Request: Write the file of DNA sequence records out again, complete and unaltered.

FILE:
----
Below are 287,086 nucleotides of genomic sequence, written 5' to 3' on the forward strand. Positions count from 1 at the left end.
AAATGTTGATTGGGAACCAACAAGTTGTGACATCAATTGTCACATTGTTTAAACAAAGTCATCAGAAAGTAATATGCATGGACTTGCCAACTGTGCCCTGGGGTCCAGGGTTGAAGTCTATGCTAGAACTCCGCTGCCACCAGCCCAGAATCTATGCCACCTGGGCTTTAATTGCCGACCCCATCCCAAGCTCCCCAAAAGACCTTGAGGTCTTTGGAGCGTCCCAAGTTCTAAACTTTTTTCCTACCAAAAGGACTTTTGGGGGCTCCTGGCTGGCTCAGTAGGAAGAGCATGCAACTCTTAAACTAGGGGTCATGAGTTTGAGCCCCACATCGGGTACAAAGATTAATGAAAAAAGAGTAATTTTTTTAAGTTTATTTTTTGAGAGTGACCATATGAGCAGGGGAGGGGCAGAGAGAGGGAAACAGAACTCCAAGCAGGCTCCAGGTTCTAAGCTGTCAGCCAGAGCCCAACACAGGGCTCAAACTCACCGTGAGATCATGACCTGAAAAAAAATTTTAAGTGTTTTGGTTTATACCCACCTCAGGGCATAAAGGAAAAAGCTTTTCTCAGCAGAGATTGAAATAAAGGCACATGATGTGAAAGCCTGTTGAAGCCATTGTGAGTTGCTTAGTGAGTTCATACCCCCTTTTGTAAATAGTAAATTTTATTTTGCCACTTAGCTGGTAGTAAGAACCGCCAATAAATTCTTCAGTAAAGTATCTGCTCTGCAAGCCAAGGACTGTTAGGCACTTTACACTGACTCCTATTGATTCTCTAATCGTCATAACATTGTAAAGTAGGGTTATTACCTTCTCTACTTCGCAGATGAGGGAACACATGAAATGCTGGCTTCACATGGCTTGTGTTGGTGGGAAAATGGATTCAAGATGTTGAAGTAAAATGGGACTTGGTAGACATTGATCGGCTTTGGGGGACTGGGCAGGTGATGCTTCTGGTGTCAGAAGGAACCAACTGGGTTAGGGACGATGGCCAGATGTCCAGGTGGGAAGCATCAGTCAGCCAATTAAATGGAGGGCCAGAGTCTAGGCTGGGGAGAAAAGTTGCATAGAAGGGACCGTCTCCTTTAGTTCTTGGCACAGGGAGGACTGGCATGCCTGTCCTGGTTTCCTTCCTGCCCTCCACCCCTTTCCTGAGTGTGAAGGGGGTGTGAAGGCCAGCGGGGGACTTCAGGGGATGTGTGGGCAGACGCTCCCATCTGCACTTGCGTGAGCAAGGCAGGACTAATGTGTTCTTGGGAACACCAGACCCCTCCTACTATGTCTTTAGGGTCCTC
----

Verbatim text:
Below are 287,086 nucleotides of genomic sequence, written 5' to 3' on the forward strand. Positions count from 1 at the left end.
AAATGTTGATTGGGAACCAACAAGTTGTGACATCAATTGTCACATTGTTTAAACAAAGTCATCAGAAAGTAATATGCATGGACTTGCCAACTGTGCCCTGGGGTCCAGGGTTGAAGTCTATGCTAGAACTCCGCTGCCACCAGCCCAGAATCTATGCCACCTGGGCTTTAATTGCCGACCCCATCCCAAGCTCCCCAAAAGACCTTGAGGTCTTTGGAGCGTCCCAAGTTCTAAACTTTTTTCCTACCAAAAGGACTTTTGGGGGCTCCTGGCTGGCTCAGTAGGAAGAGCATGCAACTCTTAAACTAGGGGTCATGAGTTTGAGCCCCACATCGGGTACAAAGATTAATGAAAAAAGAGTAATTTTTTTAAGTTTATTTTTTGAGAGTGACCATATGAGCAGGGGAGGGGCAGAGAGAGGGAAACAGAACTCCAAGCAGGCTCCAGGTTCTAAGCTGTCAGCCAGAGCCCAACACAGGGCTCAAACTCACCGTGAGATCATGACCTGAAAAAAAATTTTAAGTGTTTTGGTTTATACCCACCTCAGGGCATAAAGGAAAAAGCTTTTCTCAGCAGAGATTGAAATAAAGGCACATGATGTGAAAGCCTGTTGAAGCCATTGTGAGTTGCTTAGTGAGTTCATACCCCCTTTTGTAAATAGTAAATTTTATTTTGCCACTTAGCTGGTAGTAAGAACCGCCAATAAATTCTTCAGTAAAGTATCTGCTCTGCAAGCCAAGGACTGTTAGGCACTTTACACTGACTCCTATTGATTCTCTAATCGTCATAACATTGTAAAGTAGGGTTATTACCTTCTCTACTTCGCAGATGAGGGAACACATGAAATGCTGGCTTCACATGGCTTGTGTTGGTGGGAAAATGGATTCAAGATGTTGAAGTAAAATGGGACTTGGTAGACATTGATCGGCTTTGGGGGACTGGGCAGGTGATGCTTCTGGTGTCAGAAGGAACCAACTGGGTTAGGGACGATGGCCAGATGTCCAGGTGGGAAGCATCAGTCAGCCAATTAAATGGAGGGCCAGAGTCTAGGCTGGGGAGAAAAGTTGCATAGAAGGGACCGTCTCCTTTAGTTCTTGGCACAGGGAGGACTGGCATGCCTGTCCTGGTTTCCTTCCTGCCCTCCACCCCTTTCCTGAGTGTGAAGGGGGTGTGAAGGCCAGCGGGGGACTTCAGGGGATGTGTGGGCAGACGCTCCCATCTGCACTTGCGTGAGCAAGGCAGGACTAATGTGTTCTTGGGAACACCAGACCCCTCCTACTATGTCTTTAGGGTCCTC